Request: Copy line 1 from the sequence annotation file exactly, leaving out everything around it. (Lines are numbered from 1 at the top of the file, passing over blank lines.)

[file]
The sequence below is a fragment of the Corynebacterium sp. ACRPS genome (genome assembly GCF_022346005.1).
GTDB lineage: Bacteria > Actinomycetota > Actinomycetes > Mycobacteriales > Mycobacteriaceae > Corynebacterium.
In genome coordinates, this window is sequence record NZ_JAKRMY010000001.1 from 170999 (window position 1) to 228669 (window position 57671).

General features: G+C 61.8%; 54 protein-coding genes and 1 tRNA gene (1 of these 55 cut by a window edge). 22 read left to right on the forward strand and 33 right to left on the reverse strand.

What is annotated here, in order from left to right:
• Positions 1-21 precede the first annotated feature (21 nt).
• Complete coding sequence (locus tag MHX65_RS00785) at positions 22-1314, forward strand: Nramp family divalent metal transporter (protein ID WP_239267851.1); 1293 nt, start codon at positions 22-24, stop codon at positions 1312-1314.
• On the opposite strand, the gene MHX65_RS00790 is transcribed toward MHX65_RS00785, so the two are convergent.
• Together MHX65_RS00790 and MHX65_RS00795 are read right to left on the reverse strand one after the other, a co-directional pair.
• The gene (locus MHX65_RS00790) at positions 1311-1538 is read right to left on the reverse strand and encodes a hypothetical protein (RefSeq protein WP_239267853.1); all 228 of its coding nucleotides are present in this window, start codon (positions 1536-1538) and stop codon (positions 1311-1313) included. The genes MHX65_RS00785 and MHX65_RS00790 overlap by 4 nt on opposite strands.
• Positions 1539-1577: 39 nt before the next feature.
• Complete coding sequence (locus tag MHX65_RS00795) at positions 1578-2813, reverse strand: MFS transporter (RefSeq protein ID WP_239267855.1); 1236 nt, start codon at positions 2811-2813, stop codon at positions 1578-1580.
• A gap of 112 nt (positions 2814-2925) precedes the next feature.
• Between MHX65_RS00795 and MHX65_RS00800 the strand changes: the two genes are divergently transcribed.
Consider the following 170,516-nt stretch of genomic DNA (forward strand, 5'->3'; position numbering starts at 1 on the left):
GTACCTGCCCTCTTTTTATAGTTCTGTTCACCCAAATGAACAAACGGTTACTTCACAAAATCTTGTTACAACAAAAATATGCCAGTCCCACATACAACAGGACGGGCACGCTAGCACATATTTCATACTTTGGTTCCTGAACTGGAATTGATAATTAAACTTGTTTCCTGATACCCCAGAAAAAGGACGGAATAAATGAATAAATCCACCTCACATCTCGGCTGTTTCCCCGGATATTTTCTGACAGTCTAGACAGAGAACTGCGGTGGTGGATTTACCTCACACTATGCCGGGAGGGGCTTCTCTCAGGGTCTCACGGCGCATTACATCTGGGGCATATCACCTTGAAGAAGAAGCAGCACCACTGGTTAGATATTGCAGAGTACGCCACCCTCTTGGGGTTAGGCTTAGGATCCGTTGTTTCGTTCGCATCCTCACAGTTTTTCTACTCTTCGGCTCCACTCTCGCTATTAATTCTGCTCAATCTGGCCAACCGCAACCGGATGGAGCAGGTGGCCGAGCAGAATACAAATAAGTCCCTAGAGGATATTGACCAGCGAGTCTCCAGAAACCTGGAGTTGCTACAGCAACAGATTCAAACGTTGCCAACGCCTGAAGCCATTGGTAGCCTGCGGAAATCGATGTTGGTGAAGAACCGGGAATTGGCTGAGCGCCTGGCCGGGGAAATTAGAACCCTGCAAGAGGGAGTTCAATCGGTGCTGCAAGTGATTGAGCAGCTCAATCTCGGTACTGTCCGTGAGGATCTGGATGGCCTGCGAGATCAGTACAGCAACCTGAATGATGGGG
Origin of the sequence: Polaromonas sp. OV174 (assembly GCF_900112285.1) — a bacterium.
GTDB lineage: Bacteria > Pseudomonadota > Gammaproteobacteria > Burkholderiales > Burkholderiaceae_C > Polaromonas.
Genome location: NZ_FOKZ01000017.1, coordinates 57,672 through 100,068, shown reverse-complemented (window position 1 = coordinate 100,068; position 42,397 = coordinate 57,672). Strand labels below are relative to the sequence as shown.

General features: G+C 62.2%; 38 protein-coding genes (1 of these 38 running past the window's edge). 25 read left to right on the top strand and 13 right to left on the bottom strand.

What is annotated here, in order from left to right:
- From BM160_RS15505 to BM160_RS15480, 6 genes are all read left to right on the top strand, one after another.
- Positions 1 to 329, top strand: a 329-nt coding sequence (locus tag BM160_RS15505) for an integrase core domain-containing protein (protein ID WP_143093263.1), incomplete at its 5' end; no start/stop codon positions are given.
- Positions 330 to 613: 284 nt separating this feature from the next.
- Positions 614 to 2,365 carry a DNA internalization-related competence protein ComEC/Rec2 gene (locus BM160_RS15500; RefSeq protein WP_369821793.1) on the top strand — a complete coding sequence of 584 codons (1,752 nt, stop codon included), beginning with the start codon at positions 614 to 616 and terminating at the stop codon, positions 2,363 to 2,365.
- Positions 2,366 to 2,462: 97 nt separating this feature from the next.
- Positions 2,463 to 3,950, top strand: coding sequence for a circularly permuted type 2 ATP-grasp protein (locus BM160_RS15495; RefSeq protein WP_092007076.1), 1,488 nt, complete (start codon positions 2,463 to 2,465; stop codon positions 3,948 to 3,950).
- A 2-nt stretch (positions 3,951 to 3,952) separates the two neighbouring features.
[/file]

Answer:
The sequence below is a fragment of the Corynebacterium sp. ACRPS genome (genome assembly GCF_022346005.1).